As Americans Celebrate Freedom, So Do Egyptians

As we celebrate Independence Day, aka the Fourth of July, here in the United States of America, Egyptians too are celebrating on a national level: on July 3rd, yesterday, the Egyptian military overthrew President Mohammed Morsi of the Muslim Brotherhood party in a military coup.

Tahrir Square fireworks, sourced from Occupy Oakland.org

I am pleased that Mohammed Morsi is no longer in office. Although he was elected democratically (did anybody measure the possible corruption levels at the polls?), I was skeptical at first because he was not supporting the idea of a secular government. Whatever happened to the promised vice presidents, one of whom was supposed to be a Coptic Christian and the other a woman? And don’t get me started on his style of governing: Egyptians had replaced one dictator for another (jailing media figures for mocking the president is not democratic at all).

The overthrow of a national leader by a national military is not a new concept nor is it old-fashioned, given that this seems to happen in many African countries (ahem, Mali and the DRC) every time one turns around. I am still mulling over whether or not I condone the military’s behavior. As I sat watching a Fox News channel panel on the event this evening (BBC America, Al-Jazeera and CNN were having sound difficulties, at least on my television set) one gentlemen whose name I forget reminded everyone that this was a unique case. Why? Because, unlike other military coups, the Egyptian army plans to give power back to the people, not keep it for themselves. Although this is seemingly true, I say: give it time. The Egyptian army seemed a bit mutinous last time around when Morsi finally came to power, and I’m sure his dismissal of General Mohammed Tantawi did not patch things up.

Besides questioning the military’s power-hungry motives, I’m also undecided whether or not the action taken was valid. It is true that Mohammed Morsi did not speak for all Egyptians, that the Egyptian economy has not improved (I’d say it’s probably worse than Mubarak-era levels) and that many, many Egyptians wanted him out of office. His popularity, which seemed vast at the time of his election, dwindled fast, and clearly the Egyptian majority wanted him out of office, if the protest sizes were any indication. The victory celebrations also make that clear. However, I do feel that perhaps a better course of action would have been to have an impeachment, or at least an emergency election, but obviously Morsi wasn’t going to allow that to happen. And that is totally undemocratic, so I guess the military did take the best appropriate course of action.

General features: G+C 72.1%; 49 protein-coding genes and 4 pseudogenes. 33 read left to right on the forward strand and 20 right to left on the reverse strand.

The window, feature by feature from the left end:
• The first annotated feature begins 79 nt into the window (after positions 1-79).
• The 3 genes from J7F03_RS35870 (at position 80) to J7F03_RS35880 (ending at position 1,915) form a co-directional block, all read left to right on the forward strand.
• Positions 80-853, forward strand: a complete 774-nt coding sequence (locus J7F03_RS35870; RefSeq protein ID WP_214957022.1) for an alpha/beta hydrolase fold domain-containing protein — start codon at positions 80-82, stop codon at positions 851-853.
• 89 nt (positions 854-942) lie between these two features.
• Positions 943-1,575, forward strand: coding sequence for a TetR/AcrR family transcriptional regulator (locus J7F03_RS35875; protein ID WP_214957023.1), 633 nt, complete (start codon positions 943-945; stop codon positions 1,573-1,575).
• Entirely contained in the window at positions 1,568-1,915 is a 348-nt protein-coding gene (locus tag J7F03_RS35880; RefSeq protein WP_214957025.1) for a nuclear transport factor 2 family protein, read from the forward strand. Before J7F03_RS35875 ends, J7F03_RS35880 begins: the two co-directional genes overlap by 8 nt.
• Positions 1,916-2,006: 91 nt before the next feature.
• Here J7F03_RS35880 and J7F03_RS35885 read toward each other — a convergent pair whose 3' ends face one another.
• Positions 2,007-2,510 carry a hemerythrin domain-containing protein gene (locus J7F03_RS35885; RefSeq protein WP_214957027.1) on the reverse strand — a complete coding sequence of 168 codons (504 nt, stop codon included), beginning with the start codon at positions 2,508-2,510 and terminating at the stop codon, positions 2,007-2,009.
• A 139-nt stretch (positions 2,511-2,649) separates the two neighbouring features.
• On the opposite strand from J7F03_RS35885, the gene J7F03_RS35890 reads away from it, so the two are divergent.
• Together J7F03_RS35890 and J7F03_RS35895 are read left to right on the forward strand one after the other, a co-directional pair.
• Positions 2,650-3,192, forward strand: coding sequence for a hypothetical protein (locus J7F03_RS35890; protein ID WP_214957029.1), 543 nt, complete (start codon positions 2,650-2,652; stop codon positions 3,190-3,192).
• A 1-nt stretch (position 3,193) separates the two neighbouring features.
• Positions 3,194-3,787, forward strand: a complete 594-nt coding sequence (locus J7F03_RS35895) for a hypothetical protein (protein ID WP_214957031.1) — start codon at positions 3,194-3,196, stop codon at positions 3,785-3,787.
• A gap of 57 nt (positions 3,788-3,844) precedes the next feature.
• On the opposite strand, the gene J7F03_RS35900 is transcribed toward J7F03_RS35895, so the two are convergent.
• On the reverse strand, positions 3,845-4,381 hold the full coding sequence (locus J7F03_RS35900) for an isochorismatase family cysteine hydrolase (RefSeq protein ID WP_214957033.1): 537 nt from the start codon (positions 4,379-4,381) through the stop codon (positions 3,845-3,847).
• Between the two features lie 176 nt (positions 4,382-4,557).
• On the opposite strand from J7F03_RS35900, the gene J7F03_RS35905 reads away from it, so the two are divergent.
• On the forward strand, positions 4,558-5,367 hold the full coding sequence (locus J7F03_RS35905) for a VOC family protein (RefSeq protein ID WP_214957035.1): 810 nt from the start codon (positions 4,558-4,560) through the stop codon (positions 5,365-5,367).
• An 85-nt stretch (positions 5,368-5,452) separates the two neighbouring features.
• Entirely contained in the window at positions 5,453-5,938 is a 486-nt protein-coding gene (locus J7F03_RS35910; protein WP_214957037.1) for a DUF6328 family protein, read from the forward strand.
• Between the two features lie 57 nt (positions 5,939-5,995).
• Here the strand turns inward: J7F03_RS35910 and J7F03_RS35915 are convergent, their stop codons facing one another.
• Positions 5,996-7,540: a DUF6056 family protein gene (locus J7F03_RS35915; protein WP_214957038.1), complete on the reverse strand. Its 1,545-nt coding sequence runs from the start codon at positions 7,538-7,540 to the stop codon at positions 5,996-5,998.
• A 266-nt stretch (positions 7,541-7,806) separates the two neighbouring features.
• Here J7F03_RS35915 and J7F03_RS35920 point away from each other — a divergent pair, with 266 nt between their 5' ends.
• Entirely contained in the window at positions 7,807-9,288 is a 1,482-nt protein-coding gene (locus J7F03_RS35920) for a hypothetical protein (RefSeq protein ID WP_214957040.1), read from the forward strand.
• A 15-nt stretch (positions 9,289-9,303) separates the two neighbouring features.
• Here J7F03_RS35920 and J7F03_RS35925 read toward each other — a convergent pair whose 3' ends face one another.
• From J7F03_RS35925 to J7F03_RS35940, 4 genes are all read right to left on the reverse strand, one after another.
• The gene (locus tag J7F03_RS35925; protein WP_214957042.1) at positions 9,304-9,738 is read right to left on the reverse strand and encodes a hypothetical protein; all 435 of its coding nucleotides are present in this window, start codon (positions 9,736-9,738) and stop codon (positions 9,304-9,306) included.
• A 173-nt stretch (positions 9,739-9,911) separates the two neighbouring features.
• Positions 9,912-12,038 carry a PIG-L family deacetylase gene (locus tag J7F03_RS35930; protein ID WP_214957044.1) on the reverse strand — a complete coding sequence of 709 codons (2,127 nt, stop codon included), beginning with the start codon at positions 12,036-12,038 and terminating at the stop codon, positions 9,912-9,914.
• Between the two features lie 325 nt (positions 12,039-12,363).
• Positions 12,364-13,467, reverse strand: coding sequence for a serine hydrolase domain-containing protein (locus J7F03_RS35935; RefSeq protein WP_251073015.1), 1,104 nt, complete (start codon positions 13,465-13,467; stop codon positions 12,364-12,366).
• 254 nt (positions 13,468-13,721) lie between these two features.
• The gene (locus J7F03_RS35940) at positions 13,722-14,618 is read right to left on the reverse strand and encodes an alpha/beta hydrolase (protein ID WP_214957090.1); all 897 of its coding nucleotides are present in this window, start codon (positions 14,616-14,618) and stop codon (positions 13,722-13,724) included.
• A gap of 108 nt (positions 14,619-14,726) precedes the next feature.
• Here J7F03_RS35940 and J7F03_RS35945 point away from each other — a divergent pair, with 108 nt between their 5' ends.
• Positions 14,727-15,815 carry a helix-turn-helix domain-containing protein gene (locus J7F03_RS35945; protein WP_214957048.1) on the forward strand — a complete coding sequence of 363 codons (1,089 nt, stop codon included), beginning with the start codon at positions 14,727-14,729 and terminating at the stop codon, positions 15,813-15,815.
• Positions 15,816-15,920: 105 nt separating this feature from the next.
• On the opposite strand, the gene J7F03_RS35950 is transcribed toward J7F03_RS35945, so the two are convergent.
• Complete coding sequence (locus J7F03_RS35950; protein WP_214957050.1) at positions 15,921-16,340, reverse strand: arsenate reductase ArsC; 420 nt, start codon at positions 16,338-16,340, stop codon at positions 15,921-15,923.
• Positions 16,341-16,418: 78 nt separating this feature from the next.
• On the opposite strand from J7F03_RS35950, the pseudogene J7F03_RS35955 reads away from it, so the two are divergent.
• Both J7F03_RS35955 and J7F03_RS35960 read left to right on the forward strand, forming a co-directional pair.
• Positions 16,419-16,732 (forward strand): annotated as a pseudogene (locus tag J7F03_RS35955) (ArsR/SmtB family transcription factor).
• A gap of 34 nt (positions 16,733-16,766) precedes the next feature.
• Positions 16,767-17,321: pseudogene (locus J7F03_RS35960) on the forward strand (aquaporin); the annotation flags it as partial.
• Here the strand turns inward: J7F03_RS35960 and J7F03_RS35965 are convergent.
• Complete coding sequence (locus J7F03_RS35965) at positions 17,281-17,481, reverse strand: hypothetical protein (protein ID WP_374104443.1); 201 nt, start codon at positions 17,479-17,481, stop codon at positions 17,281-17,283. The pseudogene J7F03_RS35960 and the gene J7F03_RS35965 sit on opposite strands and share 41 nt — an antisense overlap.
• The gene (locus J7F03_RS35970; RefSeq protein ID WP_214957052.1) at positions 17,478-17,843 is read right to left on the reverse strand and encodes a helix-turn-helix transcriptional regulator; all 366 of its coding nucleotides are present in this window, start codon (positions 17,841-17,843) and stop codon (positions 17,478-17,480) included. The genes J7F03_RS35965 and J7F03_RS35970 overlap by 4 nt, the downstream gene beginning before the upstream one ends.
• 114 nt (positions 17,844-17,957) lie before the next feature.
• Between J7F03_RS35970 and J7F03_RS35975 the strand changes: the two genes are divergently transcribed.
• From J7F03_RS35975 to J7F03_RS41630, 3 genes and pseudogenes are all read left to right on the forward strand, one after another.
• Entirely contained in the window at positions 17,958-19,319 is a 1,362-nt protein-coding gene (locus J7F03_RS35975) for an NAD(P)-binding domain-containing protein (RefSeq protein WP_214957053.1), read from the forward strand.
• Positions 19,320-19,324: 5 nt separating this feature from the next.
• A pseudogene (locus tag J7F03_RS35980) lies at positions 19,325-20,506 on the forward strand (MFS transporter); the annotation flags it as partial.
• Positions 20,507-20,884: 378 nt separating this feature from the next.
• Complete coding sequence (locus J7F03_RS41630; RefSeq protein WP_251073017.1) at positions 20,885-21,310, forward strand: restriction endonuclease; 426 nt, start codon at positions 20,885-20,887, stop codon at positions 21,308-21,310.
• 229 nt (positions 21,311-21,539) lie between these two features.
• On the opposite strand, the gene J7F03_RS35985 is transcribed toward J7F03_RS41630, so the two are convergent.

My third reservation on the military’s “temporary” return to power is this: that it has since arrested some Muslim Brotherhood political figures. Why? Although Morsi and crew were unyielding to demands, it doesn’t exactly make them criminals, just power leaders. The subsequent fighting between the military and pro-Morsi supporters is also troubling: what happened to non-violence? If this is supposed to be a democratic country, where power changes parties (given on the people’s opinion) every few years, shouldn’t the Muslim Brotherhood realize that it couldn’t always be in power? Actually, that seems like a particularly troubling observation, and perhaps an indication that the Brotherhood’s goals are in fact undemocratic and sinister. This fighting, and the hundreds of sexual assault cases that are currently being reported, is all repetitive of what came before. Looks like this is Egypt’s Revolution Round 2.

Since I am observing Independence Day here in the United States, I must also comment on America’s position during this new development. Despite our heritage which promotes democracy, freedom of expression and liberty, America once again is not openly supportive of the protesters, just like it was during the January 25th Revolution. Clearly America doesn’t care who is in power, as long as that person is cordial and cooperative with America’s Middle East foreign policy.

I’m quite curious to see what happens to Mohammed Morsi. Will he try to regain the presidency in a coup of his own? will he take the case to the United Nations or the International Criminal Courts (ha, ha)? Will he flee the country and head to the United States? Will he be arrested and tried alongside Mubarak, or worse killed? Will he be allowed to continue his life in peace? Will he be Egypt’s first and last (for the next 100 years, anyway) democratically elected president? And finally, will America and the Egyptian people finally get on the same page?! You both want democracy!!

Happy Independence Day to All!

S-L-M

Sources

 

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